Post-Cancer Surgery, Hospital Change Tied to Higher Mortality
NEW YORK (Reuters Health) – Patients who have postoperative complications after being discharged following complex oncologic surgery are less likely to die if they are readmitted to the hospital where the surgery was performed, than if they are admitted to a different hospital, according to a new study.
The fragmentation of care that happens when a patient is readmitted to an outside hospital (OSH) is more likely if a patient lives farther from the index hospital or if they present later after the index discharge. But these two factors were not associated with increased mortality, researchers report in the Journal of the American College of Surgeons.
Further, although hospitals performing fewer than 100 complex surgeries of this type annually saw higher rates of mortality following readmission than those performing 100 or more, the difference was not significant after adjustment. Nor was the size of the hospital, by bed count, significantly associated with 90-day readmission mortality.
Overall, the authors concluded, “mortality remains associated with variables largely inherent to the patient’s baseline performance status and the details of their initial surgical hospitalization.”
Lead author Dr. David G. Brauer, now at Memorial Sloan Kettering Cancer Center, in New York City, told Reuters Health by email, “The results can be a bit confusing and may have led to more questions than answers, but we think this is a good advancement in the field.”
Dr. Brauer, who worked on the study while at Washington University School of Medicine in St. Louis, Missouri, said this was the first study in surgical patients to examine the relationship between surgical volume or hospital bed count in care fragmentation in readmissions.
Using data from the Healthcare Cost and Utilization Project, he and his colleagues identified 7,536 patients (mean age, 66) in California, Florida or New York who had undergone surgery for hepatopancreatobiliary or gastric cancer between 2006 and 2014 and been re-hospitalized within 90 days.
Of these, 2,123 (28%) were readmitted to an OSH. Mortality was significantly higher among this group than those readmitted to the index hospital (8.0% vs. 5.4%; odds ratio, 1.5; P<0.001).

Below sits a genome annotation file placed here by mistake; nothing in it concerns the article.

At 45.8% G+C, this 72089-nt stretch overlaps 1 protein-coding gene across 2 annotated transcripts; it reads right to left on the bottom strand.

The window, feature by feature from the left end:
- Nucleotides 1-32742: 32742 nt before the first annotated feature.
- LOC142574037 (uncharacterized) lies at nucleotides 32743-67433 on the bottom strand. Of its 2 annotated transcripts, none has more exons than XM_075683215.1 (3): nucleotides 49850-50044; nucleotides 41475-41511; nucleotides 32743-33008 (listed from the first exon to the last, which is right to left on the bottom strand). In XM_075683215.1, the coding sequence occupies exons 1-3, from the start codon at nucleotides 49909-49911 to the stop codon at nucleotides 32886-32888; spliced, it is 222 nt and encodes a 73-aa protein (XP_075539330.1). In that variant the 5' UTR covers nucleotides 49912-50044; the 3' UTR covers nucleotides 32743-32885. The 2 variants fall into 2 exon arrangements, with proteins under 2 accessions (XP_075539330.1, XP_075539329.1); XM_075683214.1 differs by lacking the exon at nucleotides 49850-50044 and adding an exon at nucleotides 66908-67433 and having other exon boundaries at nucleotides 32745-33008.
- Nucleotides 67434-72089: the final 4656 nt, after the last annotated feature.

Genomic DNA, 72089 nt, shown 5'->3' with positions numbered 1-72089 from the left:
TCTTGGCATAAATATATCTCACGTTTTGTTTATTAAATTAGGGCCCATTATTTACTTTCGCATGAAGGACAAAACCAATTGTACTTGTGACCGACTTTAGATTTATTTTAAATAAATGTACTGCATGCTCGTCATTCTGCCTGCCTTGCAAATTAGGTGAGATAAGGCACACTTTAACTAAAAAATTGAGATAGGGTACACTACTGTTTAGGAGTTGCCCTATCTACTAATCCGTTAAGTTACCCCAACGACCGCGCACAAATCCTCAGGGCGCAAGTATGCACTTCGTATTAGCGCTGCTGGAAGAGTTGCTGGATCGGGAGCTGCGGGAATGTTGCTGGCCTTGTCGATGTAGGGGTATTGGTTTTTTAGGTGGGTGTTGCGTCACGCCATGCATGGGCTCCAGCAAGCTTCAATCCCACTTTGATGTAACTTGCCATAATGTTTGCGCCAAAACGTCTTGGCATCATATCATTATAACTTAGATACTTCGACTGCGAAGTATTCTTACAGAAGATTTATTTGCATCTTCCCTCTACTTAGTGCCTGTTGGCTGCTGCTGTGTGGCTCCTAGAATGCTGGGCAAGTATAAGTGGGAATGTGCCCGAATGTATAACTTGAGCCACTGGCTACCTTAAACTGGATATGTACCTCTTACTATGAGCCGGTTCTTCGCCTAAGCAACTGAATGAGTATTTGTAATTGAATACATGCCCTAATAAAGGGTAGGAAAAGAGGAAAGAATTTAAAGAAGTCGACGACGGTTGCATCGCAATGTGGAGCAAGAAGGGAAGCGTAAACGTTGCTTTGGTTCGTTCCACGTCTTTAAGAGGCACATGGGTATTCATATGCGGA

In addition, patients in the OSH subgroup presented significantly later than did the patients readmitted to the index hospital (median, 25 days vs. 12 days).
Greater distance between a patient’s residence and the index hospital significantly increased the likelihood of readmission to an OSH, especially for patients living more than 100 miles from the index hospital.
Patients experiencing any surgical complication, such as wound infections, sepsis, or bowel obstructions, who were readmitted at an OSH were at significantly higher risk of mortality than those who went back to the index hospital (8.4% vs. 5.7%).
Dr. Brauer noted that there is “a large body of literature identifying care fragmentation in readmissions as a problem due to increased mortality” and said the his team wanted to examine what hospital- and patient-level factors could be causing this increased mortality.
“Ultimately, we intended to find if specific symptoms like abdominal pain or specific diagnoses like a wound infection would suggest that a patient absolutely should be transferred back to the index hospital,” he explained. “I think an answer like that is still possible, but will require a much more granular approach to this data.”
Based on this study’s findings, Dr. Brauer said, “demographic variables pale in comparison to clinical variables,” such as comorbidities and length of stay during the initial hospitalization.
“As a clinician, I would worry about both care fragmentation and mortality if I discharged an older patient who lives farther away, has multiple medical comorbidities, and was in the hospital for an extended period of time immediately after their surgery. That person has several risk factors for a bad outcome and probably should be closely followed as an outpatient,” he concluded.
Dr. Thomas C. Tsai, of Harvard Medical School and Harvard T.H. Chan School of Public Health, in Boston, told Reuters Health by email the new findings are “consistent with the growing body of data suggesting fragmentation of follow-up care after major surgical procedures is associated with a higher rate of mortality.”
Factors that might contribute to this increased mortality, he continued, include an outside hospital lacking a multidisciplinary care team experienced at managing high-acuity surgical complications and “inappropriate triage and transfers that delay timely treatment needed to prevent an isolated non-life-threatening complication from cascading into a life-threatening condition,” also known as “failure to rescue.”
“Mortality has been shown to be highest when patients are readmitted to a hospital of lower quality than where they underwent an operation,” he concluded.
Dr. Michael E. Lidsky, of the Division of Surgical Oncology at Duke University Medical Center, in Durham, North Carolina, said the decision to go to a local hospital versus travel farther to the index hospital is often based on multiple factors.
“It is conceivable that critically ill patients with increased severity of complications were unable to travel to the index hospital, thus landing themselves in a smaller, less-experienced, less-resource equipped medical center, but also in critical condition and extremis,” he told Reuters Health by email.
Neither Dr. Tsai nor Dr. Lidsky was involved with the study.
SOURCE: https://bit.ly/32Nulsk Journal of the American College of Surgeons, online April 15, 2021.
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